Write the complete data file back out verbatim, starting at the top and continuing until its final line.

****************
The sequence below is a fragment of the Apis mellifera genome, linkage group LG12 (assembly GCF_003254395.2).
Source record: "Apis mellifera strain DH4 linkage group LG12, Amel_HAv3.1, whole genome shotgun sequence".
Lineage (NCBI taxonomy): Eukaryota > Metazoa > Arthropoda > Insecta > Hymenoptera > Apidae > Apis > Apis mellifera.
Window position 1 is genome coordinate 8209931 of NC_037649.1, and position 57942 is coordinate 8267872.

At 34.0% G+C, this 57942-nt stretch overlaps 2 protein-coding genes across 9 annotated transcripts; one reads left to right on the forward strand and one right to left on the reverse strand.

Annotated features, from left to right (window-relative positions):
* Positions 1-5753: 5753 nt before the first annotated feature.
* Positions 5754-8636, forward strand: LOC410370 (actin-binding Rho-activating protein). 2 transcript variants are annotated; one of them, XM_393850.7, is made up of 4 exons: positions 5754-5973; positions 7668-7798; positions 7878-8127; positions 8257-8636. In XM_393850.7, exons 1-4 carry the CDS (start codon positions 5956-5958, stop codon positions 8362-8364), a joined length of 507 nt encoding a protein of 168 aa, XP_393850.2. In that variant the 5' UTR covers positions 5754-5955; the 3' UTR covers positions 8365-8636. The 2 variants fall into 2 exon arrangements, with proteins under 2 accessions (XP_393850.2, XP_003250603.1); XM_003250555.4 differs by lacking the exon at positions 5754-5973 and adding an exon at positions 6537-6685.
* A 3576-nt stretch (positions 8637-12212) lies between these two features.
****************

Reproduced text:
The sequence below is a fragment of the Apis mellifera genome, linkage group LG12 (assembly GCF_003254395.2).
Source record: "Apis mellifera strain DH4 linkage group LG12, Amel_HAv3.1, whole genome shotgun sequence".
Lineage (NCBI taxonomy): Eukaryota > Metazoa > Arthropoda > Insecta > Hymenoptera > Apidae > Apis > Apis mellifera.
Window position 1 is genome coordinate 8209931 of NC_037649.1, and position 57942 is coordinate 8267872.

At 34.0% G+C, this 57942-nt stretch overlaps 2 protein-coding genes across 9 annotated transcripts; one reads left to right on the forward strand and one right to left on the reverse strand.

Annotated features, from left to right (window-relative positions):
* Positions 1-5753: 5753 nt before the first annotated feature.
* Positions 5754-8636, forward strand: LOC410370 (actin-binding Rho-activating protein). 2 transcript variants are annotated; one of them, XM_393850.7, is made up of 4 exons: positions 5754-5973; positions 7668-7798; positions 7878-8127; positions 8257-8636. In XM_393850.7, exons 1-4 carry the CDS (start codon positions 5956-5958, stop codon positions 8362-8364), a joined length of 507 nt encoding a protein of 168 aa, XP_393850.2. In that variant the 5' UTR covers positions 5754-5955; the 3' UTR covers positions 8365-8636. The 2 variants fall into 2 exon arrangements, with proteins under 2 accessions (XP_393850.2, XP_003250603.1); XM_003250555.4 differs by lacking the exon at positions 5754-5973 and adding an exon at positions 6537-6685.
* A 3576-nt stretch (positions 8637-12212) lies between these two features.